Thursday, May 26, 2022

Curbside recycling still coming to Wrightsville Beach, just not until after the tourists leave

A public hearing will be held in summer. If that goes well, a provider could be chosen for a fall start date

WRIGHTSVILLE BEACH—Options for curbside recycling will get a public hearing this summer for Wrightsville Beach residents, but don’t expect a program to be up and running until the tourist season calms down.

Read more: Curbside recycling could be coming to Wrightsville Beach

Currently, Wrightsville Beach has no recycling pick-up options; instead, New Hanover County maintains several large recycling containers located by Town Hall.

Curbside recycling is currently not an option in Wrightsville Beach, but that could change after the summer. (Port City Daily photo / Michael Praats)
Curbside recycling is currently not an option in Wrightsville Beach, but that could change after the summer. (Port City Daily photo/Michael Praats)

In November, the Board of Alderman discussed the issue and agreed to send out requests for proposals (RFP) from three companies: Waste Industries, Waste Management and Pink Trash. The RFP would include 95-gallon recycling containers, transportation and recycling.

According to Mayor Bill Blair, several options get discussed at a public hearing over the summer.

“It’s still on the radar, and we’ll have a public hearing on (curbside recycling) this July,” Blair said. “We’ve got several options, and we’ll be able to layout all the plans and what the costs would be.”

One of the issues will likely be determining how many residents use the recycling service, and how to bill those who do.

“We really want to figure out how to handle it first, and get it up and running, and then see how to handle it in season.”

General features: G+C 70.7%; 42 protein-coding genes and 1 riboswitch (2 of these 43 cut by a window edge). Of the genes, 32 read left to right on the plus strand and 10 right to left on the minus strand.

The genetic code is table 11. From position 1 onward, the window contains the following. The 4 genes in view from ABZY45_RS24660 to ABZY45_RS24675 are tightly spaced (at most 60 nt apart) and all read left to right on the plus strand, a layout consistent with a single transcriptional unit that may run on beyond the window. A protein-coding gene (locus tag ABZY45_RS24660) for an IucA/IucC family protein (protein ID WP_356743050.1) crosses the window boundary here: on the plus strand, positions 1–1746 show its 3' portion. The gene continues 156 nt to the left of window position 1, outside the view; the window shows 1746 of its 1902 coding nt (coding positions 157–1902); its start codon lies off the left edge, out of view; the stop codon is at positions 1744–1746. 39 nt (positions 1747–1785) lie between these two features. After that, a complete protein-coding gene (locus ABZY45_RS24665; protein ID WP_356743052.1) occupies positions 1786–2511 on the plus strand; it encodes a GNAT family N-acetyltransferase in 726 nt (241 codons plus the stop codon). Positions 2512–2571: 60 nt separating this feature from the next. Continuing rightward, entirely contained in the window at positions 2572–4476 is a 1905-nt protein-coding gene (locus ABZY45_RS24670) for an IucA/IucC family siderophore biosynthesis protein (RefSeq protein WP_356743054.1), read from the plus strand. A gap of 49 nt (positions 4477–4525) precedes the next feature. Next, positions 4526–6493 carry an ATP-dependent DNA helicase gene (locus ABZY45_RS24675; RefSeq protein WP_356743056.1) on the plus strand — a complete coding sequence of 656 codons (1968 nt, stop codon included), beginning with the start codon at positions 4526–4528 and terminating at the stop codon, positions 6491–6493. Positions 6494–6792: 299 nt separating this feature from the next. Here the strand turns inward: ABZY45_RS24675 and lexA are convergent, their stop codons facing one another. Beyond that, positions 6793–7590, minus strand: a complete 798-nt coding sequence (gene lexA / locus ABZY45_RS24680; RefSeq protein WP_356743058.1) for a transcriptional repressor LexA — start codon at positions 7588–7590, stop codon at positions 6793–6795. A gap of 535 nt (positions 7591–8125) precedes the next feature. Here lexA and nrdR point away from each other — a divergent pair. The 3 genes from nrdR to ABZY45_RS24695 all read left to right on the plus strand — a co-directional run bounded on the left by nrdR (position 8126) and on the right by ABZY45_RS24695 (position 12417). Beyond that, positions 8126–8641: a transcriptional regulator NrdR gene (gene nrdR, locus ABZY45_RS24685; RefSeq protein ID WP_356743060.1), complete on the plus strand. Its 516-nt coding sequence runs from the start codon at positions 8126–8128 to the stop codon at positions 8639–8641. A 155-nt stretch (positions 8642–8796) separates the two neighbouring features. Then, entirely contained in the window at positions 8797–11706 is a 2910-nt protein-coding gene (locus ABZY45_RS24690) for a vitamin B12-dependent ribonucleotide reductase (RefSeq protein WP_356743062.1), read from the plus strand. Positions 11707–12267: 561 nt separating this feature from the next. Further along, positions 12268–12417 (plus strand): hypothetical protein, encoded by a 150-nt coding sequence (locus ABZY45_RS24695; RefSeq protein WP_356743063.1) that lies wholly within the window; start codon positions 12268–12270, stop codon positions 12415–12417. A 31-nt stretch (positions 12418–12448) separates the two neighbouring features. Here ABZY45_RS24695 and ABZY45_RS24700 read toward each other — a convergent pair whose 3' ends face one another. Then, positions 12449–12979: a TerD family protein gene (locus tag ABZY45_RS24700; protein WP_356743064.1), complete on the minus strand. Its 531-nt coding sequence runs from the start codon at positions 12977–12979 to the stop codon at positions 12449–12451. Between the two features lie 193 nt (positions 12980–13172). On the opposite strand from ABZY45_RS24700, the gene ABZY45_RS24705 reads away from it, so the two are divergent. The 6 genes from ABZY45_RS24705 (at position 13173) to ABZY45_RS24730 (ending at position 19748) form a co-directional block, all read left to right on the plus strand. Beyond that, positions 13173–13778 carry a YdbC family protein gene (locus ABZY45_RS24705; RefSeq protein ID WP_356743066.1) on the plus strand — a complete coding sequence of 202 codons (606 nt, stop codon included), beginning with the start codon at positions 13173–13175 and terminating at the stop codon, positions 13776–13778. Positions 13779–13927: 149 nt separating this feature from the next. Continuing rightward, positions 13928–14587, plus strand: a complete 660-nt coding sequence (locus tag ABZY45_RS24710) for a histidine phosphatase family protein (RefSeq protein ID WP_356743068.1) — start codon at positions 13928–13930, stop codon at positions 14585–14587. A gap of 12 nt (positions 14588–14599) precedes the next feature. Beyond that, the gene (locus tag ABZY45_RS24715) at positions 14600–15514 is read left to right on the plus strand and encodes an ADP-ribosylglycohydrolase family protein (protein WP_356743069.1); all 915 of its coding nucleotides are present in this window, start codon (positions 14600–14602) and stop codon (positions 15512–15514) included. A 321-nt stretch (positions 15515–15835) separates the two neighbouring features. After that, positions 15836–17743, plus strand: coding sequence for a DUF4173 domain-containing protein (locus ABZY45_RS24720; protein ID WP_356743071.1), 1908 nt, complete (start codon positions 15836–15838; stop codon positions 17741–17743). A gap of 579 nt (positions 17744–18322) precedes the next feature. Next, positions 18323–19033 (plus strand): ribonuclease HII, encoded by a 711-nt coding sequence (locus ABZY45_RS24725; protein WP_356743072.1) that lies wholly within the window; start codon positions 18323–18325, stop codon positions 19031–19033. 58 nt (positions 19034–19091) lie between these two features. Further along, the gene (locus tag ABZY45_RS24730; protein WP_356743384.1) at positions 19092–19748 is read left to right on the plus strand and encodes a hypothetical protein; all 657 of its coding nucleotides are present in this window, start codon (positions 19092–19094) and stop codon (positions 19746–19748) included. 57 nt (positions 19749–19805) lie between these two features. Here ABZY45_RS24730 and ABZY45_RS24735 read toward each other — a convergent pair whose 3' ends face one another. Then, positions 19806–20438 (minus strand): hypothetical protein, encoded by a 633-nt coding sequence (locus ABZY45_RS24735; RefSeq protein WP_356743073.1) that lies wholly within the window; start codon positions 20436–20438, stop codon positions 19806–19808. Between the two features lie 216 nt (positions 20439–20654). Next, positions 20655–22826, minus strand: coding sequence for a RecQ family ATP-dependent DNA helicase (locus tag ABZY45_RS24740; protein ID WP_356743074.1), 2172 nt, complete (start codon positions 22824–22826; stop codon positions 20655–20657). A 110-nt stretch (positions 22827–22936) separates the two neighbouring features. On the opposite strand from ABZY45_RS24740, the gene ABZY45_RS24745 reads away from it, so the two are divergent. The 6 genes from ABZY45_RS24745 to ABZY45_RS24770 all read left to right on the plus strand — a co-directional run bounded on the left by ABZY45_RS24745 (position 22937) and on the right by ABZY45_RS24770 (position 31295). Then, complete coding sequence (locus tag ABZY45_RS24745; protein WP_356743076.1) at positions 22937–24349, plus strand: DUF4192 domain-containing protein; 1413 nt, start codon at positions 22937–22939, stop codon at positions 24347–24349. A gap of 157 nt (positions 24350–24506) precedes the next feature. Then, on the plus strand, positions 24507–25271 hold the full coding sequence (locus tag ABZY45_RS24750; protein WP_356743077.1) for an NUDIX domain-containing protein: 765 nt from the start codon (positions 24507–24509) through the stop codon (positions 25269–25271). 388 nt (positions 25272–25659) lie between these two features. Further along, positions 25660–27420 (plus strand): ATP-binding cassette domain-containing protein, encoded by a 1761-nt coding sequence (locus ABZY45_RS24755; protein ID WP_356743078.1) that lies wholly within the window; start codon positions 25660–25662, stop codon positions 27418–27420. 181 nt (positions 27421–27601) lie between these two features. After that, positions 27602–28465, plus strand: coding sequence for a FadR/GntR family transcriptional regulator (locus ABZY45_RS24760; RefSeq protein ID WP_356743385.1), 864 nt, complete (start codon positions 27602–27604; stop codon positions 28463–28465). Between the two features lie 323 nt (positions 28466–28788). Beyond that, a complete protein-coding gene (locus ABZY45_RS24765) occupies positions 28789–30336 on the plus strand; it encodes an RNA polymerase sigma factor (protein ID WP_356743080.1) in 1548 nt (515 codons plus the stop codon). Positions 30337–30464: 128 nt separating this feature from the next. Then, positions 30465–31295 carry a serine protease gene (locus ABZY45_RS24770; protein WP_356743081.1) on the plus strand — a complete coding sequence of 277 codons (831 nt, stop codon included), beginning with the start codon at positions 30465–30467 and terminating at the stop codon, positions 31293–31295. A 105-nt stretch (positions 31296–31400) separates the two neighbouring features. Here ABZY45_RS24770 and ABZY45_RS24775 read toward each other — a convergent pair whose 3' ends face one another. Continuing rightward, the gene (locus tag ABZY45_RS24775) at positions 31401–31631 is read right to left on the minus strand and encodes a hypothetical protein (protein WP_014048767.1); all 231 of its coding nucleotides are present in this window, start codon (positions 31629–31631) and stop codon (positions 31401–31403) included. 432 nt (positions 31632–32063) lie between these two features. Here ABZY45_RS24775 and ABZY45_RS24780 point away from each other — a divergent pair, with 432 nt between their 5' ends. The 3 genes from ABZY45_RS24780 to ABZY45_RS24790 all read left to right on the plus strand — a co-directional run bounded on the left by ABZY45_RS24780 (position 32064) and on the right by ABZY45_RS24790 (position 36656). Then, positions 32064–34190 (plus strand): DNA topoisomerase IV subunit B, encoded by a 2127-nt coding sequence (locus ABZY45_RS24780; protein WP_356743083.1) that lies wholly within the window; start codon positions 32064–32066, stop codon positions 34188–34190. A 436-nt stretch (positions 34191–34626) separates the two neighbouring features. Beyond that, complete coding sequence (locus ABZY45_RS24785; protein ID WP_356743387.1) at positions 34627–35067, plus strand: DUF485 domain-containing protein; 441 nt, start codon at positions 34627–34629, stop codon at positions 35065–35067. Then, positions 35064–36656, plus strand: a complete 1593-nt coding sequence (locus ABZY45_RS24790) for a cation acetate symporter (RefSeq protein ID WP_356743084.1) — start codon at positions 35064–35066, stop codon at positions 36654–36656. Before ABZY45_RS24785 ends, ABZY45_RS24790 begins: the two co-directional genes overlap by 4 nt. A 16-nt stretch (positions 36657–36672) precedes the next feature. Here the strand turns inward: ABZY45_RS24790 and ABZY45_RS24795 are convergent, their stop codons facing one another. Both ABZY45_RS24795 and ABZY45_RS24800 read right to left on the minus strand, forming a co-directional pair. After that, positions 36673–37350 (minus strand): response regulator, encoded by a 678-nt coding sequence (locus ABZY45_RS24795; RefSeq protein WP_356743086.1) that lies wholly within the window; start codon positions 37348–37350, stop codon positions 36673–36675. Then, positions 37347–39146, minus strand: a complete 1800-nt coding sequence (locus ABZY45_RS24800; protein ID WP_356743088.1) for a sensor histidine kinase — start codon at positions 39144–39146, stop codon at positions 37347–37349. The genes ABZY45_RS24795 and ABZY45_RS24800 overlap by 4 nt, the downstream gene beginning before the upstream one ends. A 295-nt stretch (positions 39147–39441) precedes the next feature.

According to Town Manager Tim Owens, under state statutes the town cannot directly charge residents. One option, Owens said, would be absorbing the cost into the town’s budget or working the cost into the tax base. Owens said these were some of the options that would be discussed this summer.

Since residents could legally opt-out of any recycling program, the town will have to determine how many of its 1,640 residential customers would be served, since the total number could affect the cost. According to Owens, the town plans to deliver recycling bins to all residents in the hopes as many as possible will take advantage of the service.

Blair said the town will also have to work out “a few minor things,” including frequency of pick-ups and routing.

The major concern, Blair said, was giving the program a fair shot under good conditions. That means waiting for the summer tourist season to run its course.

“We want this thing to succeed, but starting it in the middle of the chaos, that’s not ideal,” Blair said. “With such an influx of guests over the summer, it would cause some other issues–we really want to figure out how to handle it first, and get it up and running, and then see how to handle it in season.”

Blair said that if public hearings went well and the town selects a provider, service could begin in the fall. That would give the town time to plan for the summer population boom, including how to handle recycling from multi-unit residences and hotels.

“It’s not that difficult for us to get it going, it just requires some thought first,” Blair said.


Send comments and tips to Benjamin Schachtman at ben@localvoicemedia.com, @pcdben on Twitter, and (910) 538-2001

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